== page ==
Monitoring Local Land Markets

Zoning Practice — January 2008

By Gerrit Knaap, Elisabeth Dang, AICP


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Recent advances in Geographic Information Systems (GIS) have allowed more local communities to analyze land-use patterns using recent and accurate data. Communities are able to use aerial photography, GIS layers, and links to parcel-based databases, such as a property appraiser's, to create detailed results. Such information can be a valuable tool to help communities implement smart growth policies, and ultimately prevent sprawl and inefficient use of public services.

Good land-use decisions can preserve land for future generations and provide a mix of uses that is convenient and valuable to the community as a whole. As communities devote more time, attention, and effort to managing the use of land, many are finding they lack the basic information they need to do solid long-range planning.

This issue of Zoning Practice explains how land supply monitoring can be used to protect open space, encourage redevelopment, and make the most of infrastructure investments.


Page Count
Date Published
Jan. 1, 2008
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American Planning Association

About the Authors

Gerrit Knaap
Gerrit-Jan Knaap is Professor of Urban Studies and Planning, Executive Director of the National Center for Smart Growth Research at the University of Maryland. Knaap earned his B.S. from Willamette University, his M.A. and Ph.D. from the University of Oregon, and received post-doctoral training at the University of Wisconsin-Madison, all in economics. Knaap’s research interests include the interactions between housing markets and policy, the economics and politics of land use planning, the efficacy of economic development instruments, and the impacts of environmental policy. On these subjects, Knaap has authored or coauthored over 65 articles in peer refereed journals, and coauthored or co-edited nine books. He received the Chester Rapkin award for the best paper published in Volume 10 of the Journal of Planning Education and Research, with Greg Lindsey, he received the 1998 best of ACSP award, and in 2006 he received the Outstanding Planner Award from the Maryland Chapter of the American Planning Association. Funding for his research has been provided by the National Science Foundation, the Lincoln Institute of Land Policy, the Town Creek foundation, and numerous other federal, state, and local government agencies. He currently serves on the State of Maryland’s Smart Growth Subcabinet, Sustainable Growth Commission, Governor’s Scientific Advisory Panel, and the Mitigation and Science workgroups of the Climate Commission.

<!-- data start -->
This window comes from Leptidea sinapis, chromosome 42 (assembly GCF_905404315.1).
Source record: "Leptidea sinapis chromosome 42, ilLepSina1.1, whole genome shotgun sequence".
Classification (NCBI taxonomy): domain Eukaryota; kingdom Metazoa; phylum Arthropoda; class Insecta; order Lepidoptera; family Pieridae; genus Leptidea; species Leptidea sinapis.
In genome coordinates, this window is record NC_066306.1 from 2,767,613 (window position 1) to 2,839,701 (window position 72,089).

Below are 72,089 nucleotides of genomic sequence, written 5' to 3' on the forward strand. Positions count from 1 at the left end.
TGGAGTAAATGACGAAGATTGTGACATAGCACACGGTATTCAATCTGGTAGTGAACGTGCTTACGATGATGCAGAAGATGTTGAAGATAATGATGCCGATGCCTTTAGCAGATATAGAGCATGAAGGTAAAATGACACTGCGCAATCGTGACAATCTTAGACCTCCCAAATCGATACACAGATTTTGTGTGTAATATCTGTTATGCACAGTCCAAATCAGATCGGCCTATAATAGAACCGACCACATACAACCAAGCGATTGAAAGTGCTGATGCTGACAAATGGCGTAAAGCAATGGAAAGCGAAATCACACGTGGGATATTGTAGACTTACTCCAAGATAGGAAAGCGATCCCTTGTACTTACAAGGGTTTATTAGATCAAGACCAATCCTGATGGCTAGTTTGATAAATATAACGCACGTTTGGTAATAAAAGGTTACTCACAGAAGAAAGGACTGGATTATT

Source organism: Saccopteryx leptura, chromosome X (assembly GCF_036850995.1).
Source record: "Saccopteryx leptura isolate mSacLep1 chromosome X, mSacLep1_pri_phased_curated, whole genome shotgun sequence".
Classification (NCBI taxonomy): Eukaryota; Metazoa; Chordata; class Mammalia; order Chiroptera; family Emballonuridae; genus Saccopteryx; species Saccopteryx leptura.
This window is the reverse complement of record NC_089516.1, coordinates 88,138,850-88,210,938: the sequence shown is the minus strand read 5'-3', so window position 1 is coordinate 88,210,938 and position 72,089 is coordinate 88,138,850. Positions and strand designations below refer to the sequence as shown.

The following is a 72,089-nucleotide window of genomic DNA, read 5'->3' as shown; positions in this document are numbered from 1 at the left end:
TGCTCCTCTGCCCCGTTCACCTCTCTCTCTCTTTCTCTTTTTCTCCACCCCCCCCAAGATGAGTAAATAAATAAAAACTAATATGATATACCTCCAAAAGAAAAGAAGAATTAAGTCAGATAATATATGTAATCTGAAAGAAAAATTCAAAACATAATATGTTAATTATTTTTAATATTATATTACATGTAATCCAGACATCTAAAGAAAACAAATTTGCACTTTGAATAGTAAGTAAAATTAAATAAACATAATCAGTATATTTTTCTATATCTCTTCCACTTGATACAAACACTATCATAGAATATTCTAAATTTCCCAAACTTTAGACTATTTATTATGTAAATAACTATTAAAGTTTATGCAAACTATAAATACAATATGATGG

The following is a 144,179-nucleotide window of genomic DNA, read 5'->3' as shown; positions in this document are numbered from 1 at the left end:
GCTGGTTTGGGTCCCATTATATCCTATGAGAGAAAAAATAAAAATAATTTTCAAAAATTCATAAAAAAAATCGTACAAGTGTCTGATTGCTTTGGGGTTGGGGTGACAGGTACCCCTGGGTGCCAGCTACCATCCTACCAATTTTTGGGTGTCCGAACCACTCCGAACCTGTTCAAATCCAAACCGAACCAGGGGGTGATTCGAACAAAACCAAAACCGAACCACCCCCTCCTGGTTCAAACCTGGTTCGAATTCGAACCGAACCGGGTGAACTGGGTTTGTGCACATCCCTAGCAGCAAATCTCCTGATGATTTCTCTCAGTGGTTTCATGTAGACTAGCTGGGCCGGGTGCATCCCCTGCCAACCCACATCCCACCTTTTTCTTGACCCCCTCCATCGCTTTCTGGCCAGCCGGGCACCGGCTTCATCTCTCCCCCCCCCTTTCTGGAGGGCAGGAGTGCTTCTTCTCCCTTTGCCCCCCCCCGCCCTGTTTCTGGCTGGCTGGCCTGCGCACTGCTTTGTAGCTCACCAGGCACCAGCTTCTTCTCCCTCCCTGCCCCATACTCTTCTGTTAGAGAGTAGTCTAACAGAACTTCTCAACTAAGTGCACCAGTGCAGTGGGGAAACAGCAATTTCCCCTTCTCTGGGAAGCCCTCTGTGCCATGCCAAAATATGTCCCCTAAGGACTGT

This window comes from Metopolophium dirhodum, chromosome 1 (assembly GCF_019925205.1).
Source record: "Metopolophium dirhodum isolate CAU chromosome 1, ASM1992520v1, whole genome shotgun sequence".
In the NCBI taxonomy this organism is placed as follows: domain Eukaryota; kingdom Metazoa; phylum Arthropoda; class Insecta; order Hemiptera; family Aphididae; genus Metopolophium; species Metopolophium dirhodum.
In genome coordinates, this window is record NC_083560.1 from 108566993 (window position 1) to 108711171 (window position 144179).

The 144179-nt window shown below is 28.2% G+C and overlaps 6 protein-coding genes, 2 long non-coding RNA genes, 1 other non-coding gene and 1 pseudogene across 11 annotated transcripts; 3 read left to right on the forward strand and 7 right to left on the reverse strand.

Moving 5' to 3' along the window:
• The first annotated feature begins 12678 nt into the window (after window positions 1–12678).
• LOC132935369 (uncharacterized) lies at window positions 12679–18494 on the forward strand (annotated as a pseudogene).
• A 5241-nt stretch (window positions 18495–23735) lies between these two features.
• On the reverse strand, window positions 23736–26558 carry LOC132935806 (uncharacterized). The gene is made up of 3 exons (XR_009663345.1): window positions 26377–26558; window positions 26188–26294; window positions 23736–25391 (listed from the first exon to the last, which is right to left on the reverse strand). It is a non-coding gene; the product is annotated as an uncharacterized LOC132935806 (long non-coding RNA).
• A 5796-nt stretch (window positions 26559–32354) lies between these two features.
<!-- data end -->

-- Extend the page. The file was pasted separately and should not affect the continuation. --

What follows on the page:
Elisabeth Dang, AICP
Elisabeth Dang, AICP is the Chief Planner for the City of Orlando’s Comprehensive Planning Studio. She has served Orlando in various roles since 2004, and currently coordinates amendments to the City’s comprehensive plan to address long-range issues including water supply, smart growth, transportation improvements, energy efficiency, and preservation of open space. Elisabeth also assists developers obtaining land use approvals for large-scale projects such as Florida Hospital, Lake Nona/Medical City, and Creative Village. Prior to moving to Central Florida, Elisabeth worked as a researcher for the National Center for Smart Growth Research and Education and as a consultant for ICF International in Fairfax, Virginia. Elisabeth has a master’s degree in Community Planning from the University of Maryland, and an undergraduate degree in Economics from Bryn Mawr College.